How Often Should You Poop? 💩 What Causes Constipation Or Loose Stools??

May 16, 2019 | Digestion, Wellness

Having regular bowel motions helps you to clear out waste products, toxins and bacteria from your body. Did you know just by assessing your poop you can gain a clear understanding of what is going on inside your body, it’s one of the best ways to assess whether your body is lacking in something, or needs more of something.

So, how often should you poop? What’s normal?

The medical industry and the holistic health industry have different opinions on this topic. While research varies, the medical industry say that “normal” stool frequency can be anywhere from three bowel motion per day and three bowel motions per week, this in my opinion is not the ideal range.

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In my opinion you should be clearing your bowels at least once daily. This can vary depending on the individual, some people with great bowel health may go 2-3 times daily, that is fine in my option too as it is normal to have a bowel motion after each meal.

What should the consistency be like?

Ideally your stool should be like a sausage or soft banana, easy to pass, smooth and soft, and it should feel like you’ve emptied yourself out completely. See the Bristol stool chart above, you want your stools to be like number 4 ideally, or type 3.

What causes you to poop too little or too often?

Here are some factors to consider when you’re not pooping enough:

  • A low fibre diet

  • Inadequate water intake

  • Hormonal imbalances – being estrogen dominant or being on the OCP

  • Stress

  • Not eating enough

  • Bacterial imbalance

  • Nutrient deficiencies

  • Food intolerances or sensitivities

  • IBS

Here are some factors to consider if you’re popping too much:

  • Acute illness – e.g. viral gastroenteritis

  • Food intolerance or sensitivities

  • Underlying illness – such as Irritable Bowel Disease, crohn’s

  • Lactose intolerance

  • Coeliac

  • Hormonal fluctuations

  • Bacterial imbalance

  • Stress

  • Too much caffeine

As you can see there are many factors to take into consider when it comes to the frequency of your stools.

How can good gut health impact your overall health?

  • It can help to boost your immune system (over 70% of the immune system is in your gut)

  • It can help to boost your mood (over 90% of serotonin, our bodies feel good hormone is made in the gut). This can help to lower anxiety levels.

  • It can help to balance hormones.

  • It can improve skin conditions – such as acne, eczema, psoriasis.

  • It can reduce digestive complaints – bloating, stomach cramps, constipation, diarrhoea, gas.

  • It can improve autoimmune conditions.

  • It may improve food intolerance – it’s thought that food intolerance may be caused by poor quality of bacteria in the gut. This can lead to difficulty digesting the trigger foods.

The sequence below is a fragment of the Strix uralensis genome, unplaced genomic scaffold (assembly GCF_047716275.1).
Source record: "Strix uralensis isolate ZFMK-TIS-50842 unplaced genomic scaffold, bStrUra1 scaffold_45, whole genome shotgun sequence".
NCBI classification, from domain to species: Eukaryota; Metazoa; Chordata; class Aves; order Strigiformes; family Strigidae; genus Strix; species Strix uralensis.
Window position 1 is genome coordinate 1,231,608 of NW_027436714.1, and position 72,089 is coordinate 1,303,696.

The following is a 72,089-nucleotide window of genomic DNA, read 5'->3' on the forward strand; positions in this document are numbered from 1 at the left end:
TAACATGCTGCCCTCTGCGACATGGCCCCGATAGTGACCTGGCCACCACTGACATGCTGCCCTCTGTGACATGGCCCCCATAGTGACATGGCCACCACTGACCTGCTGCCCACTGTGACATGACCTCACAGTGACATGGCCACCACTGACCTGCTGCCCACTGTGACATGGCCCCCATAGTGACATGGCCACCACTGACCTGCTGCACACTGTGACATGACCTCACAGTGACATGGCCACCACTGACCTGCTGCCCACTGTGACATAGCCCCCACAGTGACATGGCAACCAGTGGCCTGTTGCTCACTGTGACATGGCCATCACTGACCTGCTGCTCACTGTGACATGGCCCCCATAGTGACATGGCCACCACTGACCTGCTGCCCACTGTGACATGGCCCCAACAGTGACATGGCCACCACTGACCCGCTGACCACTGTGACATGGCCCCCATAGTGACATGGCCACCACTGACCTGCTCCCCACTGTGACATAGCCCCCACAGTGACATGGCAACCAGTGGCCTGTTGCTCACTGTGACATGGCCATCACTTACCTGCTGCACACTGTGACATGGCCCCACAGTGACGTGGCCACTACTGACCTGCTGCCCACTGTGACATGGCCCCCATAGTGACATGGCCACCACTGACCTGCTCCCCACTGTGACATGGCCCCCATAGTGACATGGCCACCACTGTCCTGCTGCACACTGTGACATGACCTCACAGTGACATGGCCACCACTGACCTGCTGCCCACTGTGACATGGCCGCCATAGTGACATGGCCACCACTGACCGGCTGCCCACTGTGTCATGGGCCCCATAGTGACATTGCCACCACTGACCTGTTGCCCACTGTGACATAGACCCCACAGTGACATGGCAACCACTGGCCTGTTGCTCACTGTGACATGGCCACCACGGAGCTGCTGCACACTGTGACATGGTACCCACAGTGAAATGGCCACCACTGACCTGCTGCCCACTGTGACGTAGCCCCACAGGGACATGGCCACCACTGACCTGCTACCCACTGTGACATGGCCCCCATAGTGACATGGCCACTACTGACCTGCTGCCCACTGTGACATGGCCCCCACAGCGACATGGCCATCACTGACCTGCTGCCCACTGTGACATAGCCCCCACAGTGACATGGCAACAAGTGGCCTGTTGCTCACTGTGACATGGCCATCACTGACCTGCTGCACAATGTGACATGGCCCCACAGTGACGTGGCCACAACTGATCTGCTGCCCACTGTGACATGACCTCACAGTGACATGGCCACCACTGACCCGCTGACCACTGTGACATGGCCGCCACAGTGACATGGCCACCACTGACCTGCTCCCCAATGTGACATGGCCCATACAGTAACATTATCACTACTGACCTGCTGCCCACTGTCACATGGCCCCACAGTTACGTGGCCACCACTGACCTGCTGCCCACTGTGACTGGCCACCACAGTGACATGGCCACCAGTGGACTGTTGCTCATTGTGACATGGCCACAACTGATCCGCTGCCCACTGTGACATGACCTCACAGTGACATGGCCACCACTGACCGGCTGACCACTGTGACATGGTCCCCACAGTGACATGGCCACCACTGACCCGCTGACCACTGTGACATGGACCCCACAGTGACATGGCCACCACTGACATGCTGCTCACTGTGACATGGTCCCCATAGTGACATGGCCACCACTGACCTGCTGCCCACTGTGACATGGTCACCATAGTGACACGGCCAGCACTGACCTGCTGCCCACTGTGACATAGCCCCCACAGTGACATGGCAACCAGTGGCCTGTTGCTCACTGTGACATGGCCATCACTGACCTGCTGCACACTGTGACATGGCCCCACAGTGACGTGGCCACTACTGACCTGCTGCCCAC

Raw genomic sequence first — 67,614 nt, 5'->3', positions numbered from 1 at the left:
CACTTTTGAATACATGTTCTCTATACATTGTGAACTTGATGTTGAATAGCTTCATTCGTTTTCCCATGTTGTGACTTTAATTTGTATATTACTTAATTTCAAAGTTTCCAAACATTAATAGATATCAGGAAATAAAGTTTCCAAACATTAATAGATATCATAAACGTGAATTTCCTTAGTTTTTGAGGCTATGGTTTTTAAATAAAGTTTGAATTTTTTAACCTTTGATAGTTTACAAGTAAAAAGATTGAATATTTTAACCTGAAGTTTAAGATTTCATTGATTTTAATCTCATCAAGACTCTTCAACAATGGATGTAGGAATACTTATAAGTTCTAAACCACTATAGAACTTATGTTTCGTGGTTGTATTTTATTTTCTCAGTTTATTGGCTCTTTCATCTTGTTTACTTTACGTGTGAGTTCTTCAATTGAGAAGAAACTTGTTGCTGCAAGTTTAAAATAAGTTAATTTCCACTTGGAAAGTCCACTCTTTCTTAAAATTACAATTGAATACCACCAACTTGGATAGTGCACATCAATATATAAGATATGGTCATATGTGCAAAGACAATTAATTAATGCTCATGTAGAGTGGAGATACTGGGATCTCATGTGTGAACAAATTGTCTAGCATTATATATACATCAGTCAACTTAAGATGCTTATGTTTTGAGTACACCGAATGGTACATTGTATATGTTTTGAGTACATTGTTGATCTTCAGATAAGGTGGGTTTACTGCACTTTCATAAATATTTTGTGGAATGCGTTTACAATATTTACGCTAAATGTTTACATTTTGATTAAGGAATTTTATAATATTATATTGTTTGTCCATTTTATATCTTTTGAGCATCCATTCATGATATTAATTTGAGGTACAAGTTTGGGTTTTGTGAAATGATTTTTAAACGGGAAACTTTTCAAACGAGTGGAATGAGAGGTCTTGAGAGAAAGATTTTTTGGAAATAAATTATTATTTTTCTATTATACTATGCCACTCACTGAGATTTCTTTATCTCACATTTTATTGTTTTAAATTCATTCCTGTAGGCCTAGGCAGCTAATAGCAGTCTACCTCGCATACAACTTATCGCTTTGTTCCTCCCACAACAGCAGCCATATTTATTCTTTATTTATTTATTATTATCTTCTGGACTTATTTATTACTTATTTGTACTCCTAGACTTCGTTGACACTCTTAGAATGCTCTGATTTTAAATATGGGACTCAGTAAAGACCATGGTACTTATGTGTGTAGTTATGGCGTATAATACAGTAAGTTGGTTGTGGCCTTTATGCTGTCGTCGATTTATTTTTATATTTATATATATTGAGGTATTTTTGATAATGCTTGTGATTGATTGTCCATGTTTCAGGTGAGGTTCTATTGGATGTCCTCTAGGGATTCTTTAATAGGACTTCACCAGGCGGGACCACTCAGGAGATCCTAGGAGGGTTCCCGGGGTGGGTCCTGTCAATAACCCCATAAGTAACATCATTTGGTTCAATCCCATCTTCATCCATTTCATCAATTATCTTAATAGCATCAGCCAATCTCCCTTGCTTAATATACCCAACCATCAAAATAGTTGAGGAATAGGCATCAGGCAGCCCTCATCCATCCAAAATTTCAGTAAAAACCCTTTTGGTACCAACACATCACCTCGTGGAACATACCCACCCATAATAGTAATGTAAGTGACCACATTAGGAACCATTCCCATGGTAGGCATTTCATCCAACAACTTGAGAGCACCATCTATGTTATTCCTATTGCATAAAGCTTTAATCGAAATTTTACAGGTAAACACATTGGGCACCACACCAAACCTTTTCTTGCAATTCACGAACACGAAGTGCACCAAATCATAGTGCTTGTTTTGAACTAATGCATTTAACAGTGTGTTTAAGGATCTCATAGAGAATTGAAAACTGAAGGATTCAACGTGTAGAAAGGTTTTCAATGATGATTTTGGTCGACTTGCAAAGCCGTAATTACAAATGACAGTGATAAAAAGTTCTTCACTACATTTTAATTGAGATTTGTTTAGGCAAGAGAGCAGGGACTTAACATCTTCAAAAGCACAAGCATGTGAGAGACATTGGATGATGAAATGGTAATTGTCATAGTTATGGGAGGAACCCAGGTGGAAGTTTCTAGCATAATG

Gut health is an area I specialize in in clinic. It’s an area I’m very passionate about, especially after suffering from IBS in my early 20’s. Just by improving my gut health I transformed my health, boosted my immune system, got rid of my eczema, said bye bye to constipation and balanced my hormones.

Bottom line – Pooping 1-3 times a day with a bowel motion that is easy to pass, formed and soft and feel like you’ve emptied yourself out is a good indicator that your gut is healthy. If you’re pooping doesn’t feel normal, reach out and ask for help, don’t brush it off. Simply by improving your gut health you can improve your overall health dramatically.

Hi I’m Natalie, a Registered Clinical Nutritionist, health influencer, blog writer & recipe creator. My own health complications prompted me to make positive diet & lifestyle changes, revitalize my health leading to a career change from the corporate world to nutritional medicine. I believe in a wholefoods approach to good health, focusing on simple strategies for modern, busy people. 

Let's connect @nataliebradynutrition 

The information on this website is not intended to replace the advice of your GP, a one on one relationship with a qualified health care professional and is not intended as medical advice. It is not intended for self-diagnosis, treat, cure, or prevent any disease. I encourage you to make your own health care decisions based upon research and in partnership with a qualified healthcare professional. The entire content of this website is based on the opinions of Natalie Brady, a qualified Holistic Nutritionist, unless otherwise noted. Click here for term and conditions of services.

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